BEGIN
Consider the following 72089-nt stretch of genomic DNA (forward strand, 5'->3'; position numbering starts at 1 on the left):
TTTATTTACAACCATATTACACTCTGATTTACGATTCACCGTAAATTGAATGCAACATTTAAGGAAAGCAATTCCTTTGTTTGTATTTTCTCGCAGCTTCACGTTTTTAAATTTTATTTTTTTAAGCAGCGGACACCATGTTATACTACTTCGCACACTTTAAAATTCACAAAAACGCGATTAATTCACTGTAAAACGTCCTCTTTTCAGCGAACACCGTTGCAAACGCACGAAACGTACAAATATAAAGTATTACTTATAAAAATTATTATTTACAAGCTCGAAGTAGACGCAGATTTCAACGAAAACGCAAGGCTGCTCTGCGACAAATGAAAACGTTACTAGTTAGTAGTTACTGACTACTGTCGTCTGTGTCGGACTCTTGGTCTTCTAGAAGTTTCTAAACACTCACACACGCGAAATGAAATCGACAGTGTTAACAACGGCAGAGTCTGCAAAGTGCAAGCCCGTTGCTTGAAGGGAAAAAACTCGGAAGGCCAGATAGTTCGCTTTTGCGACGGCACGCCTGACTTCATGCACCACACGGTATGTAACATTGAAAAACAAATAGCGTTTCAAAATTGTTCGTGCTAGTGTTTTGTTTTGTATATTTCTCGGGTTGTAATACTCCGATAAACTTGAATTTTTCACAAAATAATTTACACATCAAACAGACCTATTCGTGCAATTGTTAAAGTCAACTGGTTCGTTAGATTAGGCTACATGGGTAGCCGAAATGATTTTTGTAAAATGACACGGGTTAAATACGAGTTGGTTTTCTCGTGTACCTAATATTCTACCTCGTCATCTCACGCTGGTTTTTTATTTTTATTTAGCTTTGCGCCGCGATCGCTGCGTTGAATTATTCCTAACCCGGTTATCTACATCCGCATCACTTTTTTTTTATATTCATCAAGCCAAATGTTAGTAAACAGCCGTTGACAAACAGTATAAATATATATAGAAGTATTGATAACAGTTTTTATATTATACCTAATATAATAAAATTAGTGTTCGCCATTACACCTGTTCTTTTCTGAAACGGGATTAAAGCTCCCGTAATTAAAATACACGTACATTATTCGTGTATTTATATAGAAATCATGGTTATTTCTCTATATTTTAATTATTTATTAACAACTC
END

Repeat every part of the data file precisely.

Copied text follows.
Consider the following 72089-nt stretch of genomic DNA (forward strand, 5'->3'; position numbering starts at 1 on the left):
TTTATTTACAACCATATTACACTCTGATTTACGATTCACCGTAAATTGAATGCAACATTTAAGGAAAGCAATTCCTTTGTTTGTATTTTCTCGCAGCTTCACGTTTTTAAATTTTATTTTTTTAAGCAGCGGACACCATGTTATACTACTTCGCACACTTTAAAATTCACAAAAACGCGATTAATTCACTGTAAAACGTCCTCTTTTCAGCGAACACCGTTGCAAACGCACGAAACGTACAAATATAAAGTATTACTTATAAAAATTATTATTTACAAGCTCGAAGTAGACGCAGATTTCAACGAAAACGCAAGGCTGCTCTGCGACAAATGAAAACGTTACTAGTTAGTAGTTACTGACTACTGTCGTCTGTGTCGGACTCTTGGTCTTCTAGAAGTTTCTAAACACTCACACACGCGAAATGAAATCGACAGTGTTAACAACGGCAGAGTCTGCAAAGTGCAAGCCCGTTGCTTGAAGGGAAAAAACTCGGAAGGCCAGATAGTTCGCTTTTGCGACGGCACGCCTGACTTCATGCACCACACGGTATGTAACATTGAAAAACAAATAGCGTTTCAAAATTGTTCGTGCTAGTGTTTTGTTTTGTATATTTCTCGGGTTGTAATACTCCGATAAACTTGAATTTTTCACAAAATAATTTACACATCAAACAGACCTATTCGTGCAATTGTTAAAGTCAACTGGTTCGTTAGATTAGGCTACATGGGTAGCCGAAATGATTTTTGTAAAATGACACGGGTTAAATACGAGTTGGTTTTCTCGTGTACCTAATATTCTACCTCGTCATCTCACGCTGGTTTTTTATTTTTATTTAGCTTTGCGCCGCGATCGCTGCGTTGAATTATTCCTAACCCGGTTATCTACATCCGCATCACTTTTTTTTTATATTCATCAAGCCAAATGTTAGTAAACAGCCGTTGACAAACAGTATAAATATATATAGAAGTATTGATAACAGTTTTTATATTATACCTAATATAATAAAATTAGTGTTCGCCATTACACCTGTTCTTTTCTGAAACGGGATTAAAGCTCCCGTAATTAAAATACACGTACATTATTCGTGTATTTATATAGAAATCATGGTTATTTCTCTATATTTTAATTATTTATTAACAACTC